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The Barrett Campaign's Uneven Polling Criticism The Barrett Campaign's Uneven Polling Criticism

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The Barrett Campaign's Uneven Polling Criticism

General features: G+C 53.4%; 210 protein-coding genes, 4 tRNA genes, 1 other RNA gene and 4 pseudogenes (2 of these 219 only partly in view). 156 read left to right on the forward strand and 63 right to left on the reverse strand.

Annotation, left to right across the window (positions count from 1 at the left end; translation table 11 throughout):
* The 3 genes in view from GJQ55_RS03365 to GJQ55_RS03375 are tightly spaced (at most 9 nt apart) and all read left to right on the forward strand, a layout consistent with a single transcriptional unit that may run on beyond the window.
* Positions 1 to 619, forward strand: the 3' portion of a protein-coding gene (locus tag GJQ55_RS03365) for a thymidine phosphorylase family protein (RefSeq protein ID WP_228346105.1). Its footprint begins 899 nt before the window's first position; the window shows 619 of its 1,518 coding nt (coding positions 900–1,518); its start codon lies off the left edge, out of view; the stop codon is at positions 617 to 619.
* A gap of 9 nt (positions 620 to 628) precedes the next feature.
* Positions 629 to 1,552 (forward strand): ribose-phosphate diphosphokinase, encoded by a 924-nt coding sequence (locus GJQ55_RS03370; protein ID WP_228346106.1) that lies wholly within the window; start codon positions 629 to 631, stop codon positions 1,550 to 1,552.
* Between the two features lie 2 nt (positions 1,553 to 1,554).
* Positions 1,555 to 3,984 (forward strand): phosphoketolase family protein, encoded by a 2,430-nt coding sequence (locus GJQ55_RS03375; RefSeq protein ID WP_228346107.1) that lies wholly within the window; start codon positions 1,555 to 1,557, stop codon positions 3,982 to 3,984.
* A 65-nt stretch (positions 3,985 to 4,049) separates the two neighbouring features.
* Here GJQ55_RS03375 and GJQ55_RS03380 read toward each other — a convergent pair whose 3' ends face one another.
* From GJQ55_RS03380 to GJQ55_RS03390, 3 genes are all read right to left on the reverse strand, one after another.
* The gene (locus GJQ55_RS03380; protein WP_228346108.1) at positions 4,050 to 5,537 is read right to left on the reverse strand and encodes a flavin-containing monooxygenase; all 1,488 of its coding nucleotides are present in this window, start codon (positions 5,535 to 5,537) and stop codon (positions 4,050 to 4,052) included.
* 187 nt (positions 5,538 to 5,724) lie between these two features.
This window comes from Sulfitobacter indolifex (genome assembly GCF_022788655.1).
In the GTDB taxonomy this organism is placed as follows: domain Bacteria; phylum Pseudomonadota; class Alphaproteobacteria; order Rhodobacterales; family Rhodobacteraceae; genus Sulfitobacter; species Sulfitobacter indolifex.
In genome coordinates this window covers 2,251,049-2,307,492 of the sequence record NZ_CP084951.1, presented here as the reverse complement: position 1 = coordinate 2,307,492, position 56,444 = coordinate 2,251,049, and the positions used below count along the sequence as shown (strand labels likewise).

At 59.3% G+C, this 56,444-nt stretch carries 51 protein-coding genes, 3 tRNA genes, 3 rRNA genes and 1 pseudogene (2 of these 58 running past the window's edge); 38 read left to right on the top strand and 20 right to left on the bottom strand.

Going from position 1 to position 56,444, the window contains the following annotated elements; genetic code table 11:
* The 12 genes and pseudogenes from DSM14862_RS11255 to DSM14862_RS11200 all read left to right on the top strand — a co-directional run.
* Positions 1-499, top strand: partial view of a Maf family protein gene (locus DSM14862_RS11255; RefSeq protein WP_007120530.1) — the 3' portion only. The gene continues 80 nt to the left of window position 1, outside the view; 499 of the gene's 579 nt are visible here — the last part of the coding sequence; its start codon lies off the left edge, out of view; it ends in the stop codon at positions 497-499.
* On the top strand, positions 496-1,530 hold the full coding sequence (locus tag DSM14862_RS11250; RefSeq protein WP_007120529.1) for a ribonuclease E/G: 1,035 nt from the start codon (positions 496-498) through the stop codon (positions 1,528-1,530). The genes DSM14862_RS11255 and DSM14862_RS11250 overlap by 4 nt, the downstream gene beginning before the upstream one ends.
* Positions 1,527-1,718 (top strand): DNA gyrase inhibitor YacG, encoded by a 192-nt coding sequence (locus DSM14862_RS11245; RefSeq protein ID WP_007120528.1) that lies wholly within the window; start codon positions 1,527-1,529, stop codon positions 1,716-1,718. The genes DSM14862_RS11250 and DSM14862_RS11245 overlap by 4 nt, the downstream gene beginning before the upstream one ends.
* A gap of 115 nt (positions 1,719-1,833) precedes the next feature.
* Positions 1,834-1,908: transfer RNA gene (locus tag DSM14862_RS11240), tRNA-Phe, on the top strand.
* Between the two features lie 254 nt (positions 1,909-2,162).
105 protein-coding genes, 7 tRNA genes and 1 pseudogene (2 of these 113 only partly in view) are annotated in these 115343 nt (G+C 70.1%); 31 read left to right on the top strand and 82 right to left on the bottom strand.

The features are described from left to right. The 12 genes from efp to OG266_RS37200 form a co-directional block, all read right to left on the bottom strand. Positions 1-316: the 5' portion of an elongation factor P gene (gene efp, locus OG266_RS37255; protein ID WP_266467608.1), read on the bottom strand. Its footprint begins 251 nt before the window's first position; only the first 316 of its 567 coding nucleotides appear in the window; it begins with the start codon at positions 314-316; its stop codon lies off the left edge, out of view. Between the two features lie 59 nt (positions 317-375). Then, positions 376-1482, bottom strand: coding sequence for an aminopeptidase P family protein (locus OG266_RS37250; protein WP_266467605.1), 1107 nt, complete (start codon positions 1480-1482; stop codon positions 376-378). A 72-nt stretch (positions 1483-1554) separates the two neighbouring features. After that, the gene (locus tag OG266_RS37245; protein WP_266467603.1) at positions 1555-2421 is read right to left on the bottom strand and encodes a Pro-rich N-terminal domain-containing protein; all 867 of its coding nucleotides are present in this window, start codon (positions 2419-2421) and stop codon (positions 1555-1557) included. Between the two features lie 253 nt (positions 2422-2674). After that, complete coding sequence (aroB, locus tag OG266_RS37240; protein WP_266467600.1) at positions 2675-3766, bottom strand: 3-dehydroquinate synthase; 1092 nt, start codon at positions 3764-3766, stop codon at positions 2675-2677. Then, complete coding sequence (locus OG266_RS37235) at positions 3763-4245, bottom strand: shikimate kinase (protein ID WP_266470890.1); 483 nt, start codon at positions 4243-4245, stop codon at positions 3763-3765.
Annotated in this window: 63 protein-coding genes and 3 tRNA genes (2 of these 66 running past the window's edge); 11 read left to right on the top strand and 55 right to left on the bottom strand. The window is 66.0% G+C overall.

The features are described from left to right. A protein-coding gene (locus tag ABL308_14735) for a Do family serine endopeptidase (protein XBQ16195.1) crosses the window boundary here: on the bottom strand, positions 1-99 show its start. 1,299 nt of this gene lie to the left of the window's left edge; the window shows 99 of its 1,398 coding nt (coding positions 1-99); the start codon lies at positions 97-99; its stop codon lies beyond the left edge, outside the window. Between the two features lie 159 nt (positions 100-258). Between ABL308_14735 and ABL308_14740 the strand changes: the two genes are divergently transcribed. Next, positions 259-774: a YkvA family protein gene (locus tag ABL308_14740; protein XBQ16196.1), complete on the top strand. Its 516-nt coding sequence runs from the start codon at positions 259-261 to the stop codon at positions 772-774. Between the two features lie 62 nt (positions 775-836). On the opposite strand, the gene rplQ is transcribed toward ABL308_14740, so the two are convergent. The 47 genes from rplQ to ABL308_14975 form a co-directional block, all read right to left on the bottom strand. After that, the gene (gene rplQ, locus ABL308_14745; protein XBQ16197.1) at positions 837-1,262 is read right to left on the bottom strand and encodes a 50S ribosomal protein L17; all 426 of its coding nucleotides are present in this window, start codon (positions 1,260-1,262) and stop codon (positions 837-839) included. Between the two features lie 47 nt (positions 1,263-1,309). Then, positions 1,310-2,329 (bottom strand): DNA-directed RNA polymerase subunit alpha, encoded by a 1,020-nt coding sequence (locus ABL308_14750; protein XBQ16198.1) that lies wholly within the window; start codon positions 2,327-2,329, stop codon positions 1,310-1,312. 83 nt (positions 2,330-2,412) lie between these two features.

Why does the Lake robo-poll -- the poll to which the Barrett campaign is clinging and even using as a fundraising tool -- undersample young voters so egregiously? Most automated polls undersample younger Americans because automated polls cannot call respondents on cell phones, according to federal law. The latest data from the National Health Interview Survey, from the first half of last year, show that nearly six-in-ten Americans aged 18-29 lived in households without a landline telephone, almost twice the rate among all American adults. Celinda Lake's office said she was traveling out of the country Wednesday afternoon. Marquette Law School visting professor Charles Franklin, the poll's director, told Hotline On Call that his poll, which did include respondents contacted via cell phone, is weighted for age, and that their target for registered voters was 16 percent. Asked whether the fact that the percentage of young voters decreases to 12 percent after applying the likely-voter screen means that their poll is undersampling that group, Franklin said, "I think we're in the ballpark. We know that the youngest voting cohort is the lowest turnout." The Barrett campaign also claimed that the Marquette Law School poll oversampled "some of the reddest counties in the state." According to Marquette, 13 percent of respondents were from the city of Milwaukee, while another 33 percent lived within the Milwaukee media market, though outside of Milwaukee proper. Seventeen percent were from the Madison media market, 18 percent from the Green Bay/Appleton market in the northern part of the state, and 19 percent were characterized as being from the rest of the state. Franklin said respondents' location was recorded when they told interviewers the county in which they live. He did say that the 33 percent who lived in the Milwaukee media market but outside the city -- traditionally Republican areas -- was slightly more than the statewide figures for all registered voters. "It's not perfect," said Franklin, "but, goodness, I'm perfectly happy with that match." "I don't think it's fair to say we're way off on the region," Franklin added. The geographic breakdown of the Lake automated poll differed slightly: 15 percent Milwaukee, 24 percent "outer Milwaukee," 17 percent Madison, 27 percent "Northeast" Wisconsin and "Northwest" Wisconsin. A Barrett campaign spokesperson did not immediately return a phone call seeking clarification on their statement.

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